The Frick Collection in New York City has abandoned is current expansion plans, which would have destroyed the East 70th Street Garden designed by the internationally influential British landscape architect Russell Page (1906-1985). The garden is one of only three of Page’s surviving public U.S. commissions and is considered by the New York Times to be one of his “most important works.”
A coalition led by Unite to Save the Frick, with whom The Cultural Landscape Foundation worked, orchestrated a broad-based opposition to the expansion, bringing in artists, architects and other significant individuals and organizations. The New York Chapter of the American Society of Landscape Architects, the Municipal Art Society, and other cultural institutions also weighed in. Everett Fahy, who as the Frick’s director in the 1970’s commissioned Page to create the garden, decried the “awful” expansion in an extensive interview with Bloomberg News Executive Editor Manuela Hoelterhoff.
Continue reading Frick Collection Abandons Current Expansion Plans
The design of Morgan Court, Glenroy has been developed with careful consideration of the long term objectives included in the Glenroy Activity Centre Structure Plan and an in depth local consultation process. The key objectives for the design of Morgan Court arose from the many conversations with the community and stakeholders, undertaken as the cornerstone of the project. Following these informative conversations the focus has been on changing perceptions about the value of the space; how can the community’s appreciation be strengthened through an integrated and vibrant approach to this retail area?
Continue reading Morgan Court | Glenroy, Australia| Enlocus
In traditional Indian crafts, the iconography of the peacock was (and still is) used in the art of weaving exquisite Paithani sarees in a place called Paithan in Maharashtra, India. The iridescence of the peacock’s beautiful plumage is mirrored in the iridescence of these sarees, with the peacock graphics dominating its yard length. As a young Landscape design practice, we recently had the opportunity to design a landscape for clients who had their roots in this illustrious city of Paithan, and we automatically gravitated towards these two beautiful elements.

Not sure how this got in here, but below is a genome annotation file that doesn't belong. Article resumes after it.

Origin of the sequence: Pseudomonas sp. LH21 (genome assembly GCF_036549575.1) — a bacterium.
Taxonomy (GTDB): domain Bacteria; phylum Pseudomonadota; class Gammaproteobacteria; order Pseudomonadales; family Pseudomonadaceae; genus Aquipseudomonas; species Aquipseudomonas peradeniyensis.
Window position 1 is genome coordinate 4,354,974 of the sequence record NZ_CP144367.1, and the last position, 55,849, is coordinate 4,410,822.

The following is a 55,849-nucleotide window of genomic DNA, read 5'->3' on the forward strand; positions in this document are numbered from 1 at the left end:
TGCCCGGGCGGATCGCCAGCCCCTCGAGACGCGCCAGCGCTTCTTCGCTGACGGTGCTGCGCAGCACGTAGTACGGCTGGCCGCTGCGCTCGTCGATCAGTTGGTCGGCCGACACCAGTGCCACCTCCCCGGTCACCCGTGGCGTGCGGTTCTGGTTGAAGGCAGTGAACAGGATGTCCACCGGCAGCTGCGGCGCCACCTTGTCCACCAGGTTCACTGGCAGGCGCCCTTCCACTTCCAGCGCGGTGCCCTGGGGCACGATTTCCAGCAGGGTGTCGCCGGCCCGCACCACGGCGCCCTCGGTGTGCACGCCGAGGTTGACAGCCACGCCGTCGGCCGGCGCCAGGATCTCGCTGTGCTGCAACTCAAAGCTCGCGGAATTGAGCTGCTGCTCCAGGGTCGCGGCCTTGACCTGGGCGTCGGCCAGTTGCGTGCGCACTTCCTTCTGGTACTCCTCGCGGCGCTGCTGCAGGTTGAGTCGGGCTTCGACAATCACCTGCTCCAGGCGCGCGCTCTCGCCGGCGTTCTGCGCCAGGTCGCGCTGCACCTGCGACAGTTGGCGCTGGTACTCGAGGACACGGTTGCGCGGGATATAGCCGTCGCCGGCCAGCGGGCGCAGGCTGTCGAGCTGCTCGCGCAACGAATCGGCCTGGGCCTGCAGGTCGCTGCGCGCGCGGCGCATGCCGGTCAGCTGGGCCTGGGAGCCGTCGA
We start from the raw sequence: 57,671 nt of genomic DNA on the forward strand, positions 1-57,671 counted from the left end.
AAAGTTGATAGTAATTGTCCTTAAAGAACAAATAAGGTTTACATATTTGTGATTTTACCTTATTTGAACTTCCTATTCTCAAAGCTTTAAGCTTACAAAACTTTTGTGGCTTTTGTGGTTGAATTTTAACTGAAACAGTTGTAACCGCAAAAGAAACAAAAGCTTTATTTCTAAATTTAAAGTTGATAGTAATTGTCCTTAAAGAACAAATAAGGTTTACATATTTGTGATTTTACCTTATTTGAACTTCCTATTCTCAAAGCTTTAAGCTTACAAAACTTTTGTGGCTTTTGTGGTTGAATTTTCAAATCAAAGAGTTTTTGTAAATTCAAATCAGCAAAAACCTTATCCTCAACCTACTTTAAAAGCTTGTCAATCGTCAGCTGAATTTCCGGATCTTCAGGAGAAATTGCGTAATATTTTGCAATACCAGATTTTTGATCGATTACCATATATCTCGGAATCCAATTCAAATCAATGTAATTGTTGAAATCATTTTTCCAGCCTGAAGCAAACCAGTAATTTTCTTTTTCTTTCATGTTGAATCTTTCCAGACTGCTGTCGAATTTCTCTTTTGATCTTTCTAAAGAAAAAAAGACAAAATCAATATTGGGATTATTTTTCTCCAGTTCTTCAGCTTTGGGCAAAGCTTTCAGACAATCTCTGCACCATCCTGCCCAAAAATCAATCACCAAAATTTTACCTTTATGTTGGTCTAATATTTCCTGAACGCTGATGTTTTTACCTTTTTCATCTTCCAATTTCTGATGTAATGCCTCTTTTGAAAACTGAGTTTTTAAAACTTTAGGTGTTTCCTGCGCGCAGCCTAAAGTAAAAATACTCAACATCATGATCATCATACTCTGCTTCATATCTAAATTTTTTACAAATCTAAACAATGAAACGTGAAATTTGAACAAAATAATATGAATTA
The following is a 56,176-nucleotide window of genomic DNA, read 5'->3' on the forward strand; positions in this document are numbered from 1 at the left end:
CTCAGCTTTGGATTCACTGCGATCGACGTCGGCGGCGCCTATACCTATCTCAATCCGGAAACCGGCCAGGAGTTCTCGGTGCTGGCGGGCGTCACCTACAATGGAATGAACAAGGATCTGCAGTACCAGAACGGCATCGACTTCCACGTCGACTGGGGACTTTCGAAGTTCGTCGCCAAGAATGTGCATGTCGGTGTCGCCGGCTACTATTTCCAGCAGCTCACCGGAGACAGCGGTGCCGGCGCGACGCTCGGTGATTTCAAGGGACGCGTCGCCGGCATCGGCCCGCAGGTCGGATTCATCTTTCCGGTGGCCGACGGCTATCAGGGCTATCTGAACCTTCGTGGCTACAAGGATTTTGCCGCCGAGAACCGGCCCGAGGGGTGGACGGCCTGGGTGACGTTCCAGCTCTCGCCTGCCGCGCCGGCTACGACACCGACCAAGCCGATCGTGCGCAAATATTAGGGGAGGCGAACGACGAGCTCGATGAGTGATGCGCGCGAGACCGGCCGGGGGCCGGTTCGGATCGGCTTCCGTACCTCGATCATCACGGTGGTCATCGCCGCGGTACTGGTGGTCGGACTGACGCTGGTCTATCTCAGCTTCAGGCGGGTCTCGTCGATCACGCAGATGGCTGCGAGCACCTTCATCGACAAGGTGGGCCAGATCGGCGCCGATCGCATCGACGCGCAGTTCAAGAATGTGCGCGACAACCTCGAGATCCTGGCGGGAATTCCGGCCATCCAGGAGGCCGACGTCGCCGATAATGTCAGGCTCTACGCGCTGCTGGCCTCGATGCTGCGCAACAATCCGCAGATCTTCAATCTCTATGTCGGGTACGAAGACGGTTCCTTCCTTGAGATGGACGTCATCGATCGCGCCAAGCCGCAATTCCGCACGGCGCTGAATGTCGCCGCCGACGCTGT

Continue reading The Iridescent Bāgh | Aurangabad, India | Bāghorama
Incisions + Incubators was completed for the Homegrown National Park Exhibition. Shift was one of eight invited firms to participate in this design exhibit sponsored by the David Suzuki Foundation and organized by Workshop Architecture. The projects were exhibited as part of a summer long event drawing attention to the idea of developing small scale initiatives which could increase the environmental sustainability of Toronto, Ontario.
Continue reading Incisions + Incubators | Shift Landscape Architecture
Located towards the back of a 2.5 acre suburban site, this house is tucked discreetly near the riparian zone of an existing creek. The house is sited for maximum views and minimum tree loss. The resulting synthesis is a project that feels as if it has been built for years. Three wings surround and open to a central courtyard overlooking a swimming pool and the creek beyond. The landscape architecture program includes active zone areas for family use and restoration of native creek habitat for plants and wildlife.
Continue reading Brookhollow | Dallas, USA | Hocker Design Group
The just completed Parramatta City River Strategy prepared by McGregor Coxall was recently endorsed by Parramatta Council. The urban design strategy prepared over the past twelve months in consultation with the community outlines an urban renewal plan for AUD$194 million of riverfront public space and facilities together with over a billion dollars of mixed use development to reunite the city with the river.
Continue reading Parramatta City Riverfront Urban Renewal Strategy approved
The goal of the assignment for Active City Transformation was to develop an innovative outdoor space that included space for cultural exchange, physical activities – formal and informal – and a common space for social interaction across age, gender, ethnicity and class around the lake of Trekroner, 50km west of Copenhagen. The Trekroner Plaza now serves as a natural meeting place and by that creates a new quality of public life that engages the residents and the students of the University culturally, socially and actively.
Continue reading Trekroner Plaza | Roskilde, Denmark | Active City Transformation